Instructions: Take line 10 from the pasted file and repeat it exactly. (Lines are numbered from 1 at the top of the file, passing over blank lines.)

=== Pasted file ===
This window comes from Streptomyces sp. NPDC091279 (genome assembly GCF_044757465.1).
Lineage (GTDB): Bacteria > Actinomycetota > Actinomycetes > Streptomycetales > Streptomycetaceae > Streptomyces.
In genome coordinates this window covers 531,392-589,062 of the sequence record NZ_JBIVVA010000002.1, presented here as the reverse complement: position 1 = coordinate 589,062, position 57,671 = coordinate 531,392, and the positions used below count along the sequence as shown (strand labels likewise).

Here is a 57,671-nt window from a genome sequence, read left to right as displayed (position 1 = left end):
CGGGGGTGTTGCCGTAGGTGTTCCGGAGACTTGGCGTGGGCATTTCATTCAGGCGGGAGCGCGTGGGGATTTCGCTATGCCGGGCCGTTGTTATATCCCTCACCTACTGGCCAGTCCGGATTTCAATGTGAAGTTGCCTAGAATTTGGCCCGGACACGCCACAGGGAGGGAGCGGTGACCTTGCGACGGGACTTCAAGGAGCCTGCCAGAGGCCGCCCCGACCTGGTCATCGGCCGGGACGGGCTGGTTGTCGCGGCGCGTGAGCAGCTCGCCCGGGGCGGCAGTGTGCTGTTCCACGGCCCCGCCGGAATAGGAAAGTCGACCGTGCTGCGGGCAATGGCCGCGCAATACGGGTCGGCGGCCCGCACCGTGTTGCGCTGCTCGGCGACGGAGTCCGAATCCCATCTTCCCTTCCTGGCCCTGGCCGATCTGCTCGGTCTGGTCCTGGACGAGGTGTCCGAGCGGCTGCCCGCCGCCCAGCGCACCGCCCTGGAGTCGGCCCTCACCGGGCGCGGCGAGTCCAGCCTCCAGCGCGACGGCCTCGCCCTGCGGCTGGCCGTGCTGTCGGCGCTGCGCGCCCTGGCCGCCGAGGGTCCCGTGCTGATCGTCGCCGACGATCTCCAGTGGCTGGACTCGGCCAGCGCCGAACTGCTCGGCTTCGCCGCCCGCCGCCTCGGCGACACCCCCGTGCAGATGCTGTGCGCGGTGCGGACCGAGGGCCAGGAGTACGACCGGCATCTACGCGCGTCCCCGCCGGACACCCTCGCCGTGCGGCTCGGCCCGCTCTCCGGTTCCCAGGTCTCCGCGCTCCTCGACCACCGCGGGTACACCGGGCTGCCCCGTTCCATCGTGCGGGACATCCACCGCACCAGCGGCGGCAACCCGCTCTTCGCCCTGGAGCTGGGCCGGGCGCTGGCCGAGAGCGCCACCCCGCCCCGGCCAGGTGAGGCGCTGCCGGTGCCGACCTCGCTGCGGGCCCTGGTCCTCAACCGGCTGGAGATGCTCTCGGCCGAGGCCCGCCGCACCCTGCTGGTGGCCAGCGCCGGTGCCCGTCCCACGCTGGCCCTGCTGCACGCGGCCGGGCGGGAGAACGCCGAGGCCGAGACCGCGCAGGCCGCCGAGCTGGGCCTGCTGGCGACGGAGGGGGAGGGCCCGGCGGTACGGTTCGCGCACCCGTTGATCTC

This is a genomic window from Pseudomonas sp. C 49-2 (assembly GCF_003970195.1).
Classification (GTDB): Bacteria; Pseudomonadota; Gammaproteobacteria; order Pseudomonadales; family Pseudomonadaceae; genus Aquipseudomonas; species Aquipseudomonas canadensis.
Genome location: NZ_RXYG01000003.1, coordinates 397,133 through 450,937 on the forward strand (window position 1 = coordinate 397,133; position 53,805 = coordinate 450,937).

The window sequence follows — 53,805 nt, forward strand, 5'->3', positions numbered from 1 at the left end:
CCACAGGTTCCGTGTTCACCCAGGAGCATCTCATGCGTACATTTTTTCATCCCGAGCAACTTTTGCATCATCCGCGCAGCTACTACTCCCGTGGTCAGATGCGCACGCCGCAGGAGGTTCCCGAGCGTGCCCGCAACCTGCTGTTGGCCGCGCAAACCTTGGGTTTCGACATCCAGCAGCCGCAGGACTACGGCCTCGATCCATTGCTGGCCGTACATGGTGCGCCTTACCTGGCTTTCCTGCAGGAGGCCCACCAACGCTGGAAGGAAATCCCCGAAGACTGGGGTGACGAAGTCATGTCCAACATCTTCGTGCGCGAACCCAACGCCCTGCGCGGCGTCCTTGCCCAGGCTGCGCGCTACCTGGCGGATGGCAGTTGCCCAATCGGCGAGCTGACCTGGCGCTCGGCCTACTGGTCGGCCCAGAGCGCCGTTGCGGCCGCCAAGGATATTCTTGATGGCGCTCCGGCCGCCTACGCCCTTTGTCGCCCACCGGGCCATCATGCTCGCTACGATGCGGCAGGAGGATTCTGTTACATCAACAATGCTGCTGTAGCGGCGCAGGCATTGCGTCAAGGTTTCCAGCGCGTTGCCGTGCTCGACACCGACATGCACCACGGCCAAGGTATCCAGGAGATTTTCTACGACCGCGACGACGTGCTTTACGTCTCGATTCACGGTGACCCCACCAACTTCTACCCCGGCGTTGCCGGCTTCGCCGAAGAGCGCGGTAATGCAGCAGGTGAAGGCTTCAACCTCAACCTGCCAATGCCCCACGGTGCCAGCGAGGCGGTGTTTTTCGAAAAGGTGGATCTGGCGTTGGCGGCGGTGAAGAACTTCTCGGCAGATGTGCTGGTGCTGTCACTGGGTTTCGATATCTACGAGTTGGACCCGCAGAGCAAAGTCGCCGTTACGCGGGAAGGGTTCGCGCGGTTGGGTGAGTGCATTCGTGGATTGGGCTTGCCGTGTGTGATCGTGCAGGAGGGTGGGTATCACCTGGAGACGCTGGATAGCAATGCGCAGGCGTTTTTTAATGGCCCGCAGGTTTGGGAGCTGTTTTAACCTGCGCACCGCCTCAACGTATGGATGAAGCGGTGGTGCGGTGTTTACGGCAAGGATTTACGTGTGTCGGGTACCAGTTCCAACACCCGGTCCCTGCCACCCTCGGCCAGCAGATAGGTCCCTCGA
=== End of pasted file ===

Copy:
CCACAGGTTCCGTGTTCACCCAGGAGCATCTCATGCGTACATTTTTTCATCCCGAGCAACTTTTGCATCATCCGCGCAGCTACTACTCCCGTGGTCAGATGCGCACGCCGCAGGAGGTTCCCGAGCGTGCCCGCAACCTGCTGTTGGCCGCGCAAACCTTGGGTTTCGACATCCAGCAGCCGCAGGACTACGGCCTCGATCCATTGCTGGCCGTACATGGTGCGCCTTACCTGGCTTTCCTGCAGGAGGCCCACCAACGCTGGAAGGAAATCCCCGAAGACTGGGGTGACGAAGTCATGTCCAACATCTTCGTGCGCGAACCCAACGCCCTGCGCGGCGTCCTTGCCCAGGCTGCGCGCTACCTGGCGGATGGCAGTTGCCCAATCGGCGAGCTGACCTGGCGCTCGGCCTACTGGTCGGCCCAGAGCGCCGTTGCGGCCGCCAAGGATATTCTTGATGGCGCTCCGGCCGCCTACGCCCTTTGTCGCCCACCGGGCCATCATGCTCGCTACGATGCGGCAGGAGGATTCTGTTACATCAACAATGCTGCTGTAGCGGCGCAGGCATTGCGTCAAGGTTTCCAGCGCGTTGCCGTGCTCGACACCGACATGCACCACGGCCAAGGTATCCAGGAGATTTTCTACGACCGCGACGACGTGCTTTACGTCTCGATTCACGGTGACCCCACCAACTTCTACCCCGGCGTTGCCGGCTTCGCCGAAGAGCGCGGTAATGCAGCAGGTGAAGGCTTCAACCTCAACCTGCCAATGCCCCACGGTGCCAGCGAGGCGGTGTTTTTCGAAAAGGTGGATCTGGCGTTGGCGGCGGTGAAGAACTTCTCGGCAGATGTGCTGGTGCTGTCACTGGGTTTCGATATCTACGAGTTGGACCCGCAGAGCAAAGTCGCCGTTACGCGGGAAGGGTTCGCGCGGTTGGGTGAGTGCATTCGTGGATTGGGCTTGCCGTGTGTGATCGTGCAGGAGGGTGGGTATCACCTGGAGACGCTGGATAGCAATGCGCAGGCGTTTTTTAATGGCCCGCAGGTTTGGGAGCTGTTTTAACCTGCGCACCGCCTCAACGTATGGATGAAGCGGTGGTGCGGTGTTTACGGCAAGGATTTACGTGTGTCGGGTACCAGTTCCAACACCCGGTCCCTGCCACCCTCGGCCAGCAGATAGGTCCCTCGA